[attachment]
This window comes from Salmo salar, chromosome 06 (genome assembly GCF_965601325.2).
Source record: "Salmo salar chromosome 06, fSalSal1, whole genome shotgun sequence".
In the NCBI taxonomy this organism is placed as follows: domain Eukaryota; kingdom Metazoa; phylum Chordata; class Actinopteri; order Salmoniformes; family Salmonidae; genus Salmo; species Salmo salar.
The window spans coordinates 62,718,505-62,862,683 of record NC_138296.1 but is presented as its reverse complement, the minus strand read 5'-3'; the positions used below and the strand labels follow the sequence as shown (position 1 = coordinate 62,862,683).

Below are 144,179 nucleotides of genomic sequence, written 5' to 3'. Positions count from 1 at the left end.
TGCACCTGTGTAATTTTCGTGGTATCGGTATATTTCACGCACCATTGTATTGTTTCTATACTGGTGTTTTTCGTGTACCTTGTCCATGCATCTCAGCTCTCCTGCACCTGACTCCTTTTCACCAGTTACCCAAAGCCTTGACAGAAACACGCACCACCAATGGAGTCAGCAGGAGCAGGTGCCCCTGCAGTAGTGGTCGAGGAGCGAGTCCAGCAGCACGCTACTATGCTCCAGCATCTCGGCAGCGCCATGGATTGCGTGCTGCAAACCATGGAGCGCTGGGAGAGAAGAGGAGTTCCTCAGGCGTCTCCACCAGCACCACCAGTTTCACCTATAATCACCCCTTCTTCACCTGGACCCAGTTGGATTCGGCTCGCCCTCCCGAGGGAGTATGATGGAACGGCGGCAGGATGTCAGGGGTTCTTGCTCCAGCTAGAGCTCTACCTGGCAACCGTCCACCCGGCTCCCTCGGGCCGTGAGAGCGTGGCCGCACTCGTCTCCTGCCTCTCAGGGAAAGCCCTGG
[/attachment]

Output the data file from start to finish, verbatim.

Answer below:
This window comes from Salmo salar, chromosome 06 (genome assembly GCF_965601325.2).
Source record: "Salmo salar chromosome 06, fSalSal1, whole genome shotgun sequence".
In the NCBI taxonomy this organism is placed as follows: domain Eukaryota; kingdom Metazoa; phylum Chordata; class Actinopteri; order Salmoniformes; family Salmonidae; genus Salmo; species Salmo salar.
The window spans coordinates 62,718,505-62,862,683 of record NC_138296.1 but is presented as its reverse complement, the minus strand read 5'-3'; the positions used below and the strand labels follow the sequence as shown (position 1 = coordinate 62,862,683).

Below are 144,179 nucleotides of genomic sequence, written 5' to 3'. Positions count from 1 at the left end.
TGCACCTGTGTAATTTTCGTGGTATCGGTATATTTCACGCACCATTGTATTGTTTCTATACTGGTGTTTTTCGTGTACCTTGTCCATGCATCTCAGCTCTCCTGCACCTGACTCCTTTTCACCAGTTACCCAAAGCCTTGACAGAAACACGCACCACCAATGGAGTCAGCAGGAGCAGGTGCCCCTGCAGTAGTGGTCGAGGAGCGAGTCCAGCAGCACGCTACTATGCTCCAGCATCTCGGCAGCGCCATGGATTGCGTGCTGCAAACCATGGAGCGCTGGGAGAGAAGAGGAGTTCCTCAGGCGTCTCCACCAGCACCACCAGTTTCACCTATAATCACCCCTTCTTCACCTGGACCCAGTTGGATTCGGCTCGCCCTCCCGAGGGAGTATGATGGAACGGCGGCAGGATGTCAGGGGTTCTTGCTCCAGCTAGAGCTCTACCTGGCAACCGTCCACCCGGCTCCCTCGGGCCGTGAGAGCGTGGCCGCACTCGTCTCCTGCCTCTCAGGGAAAGCCCTGG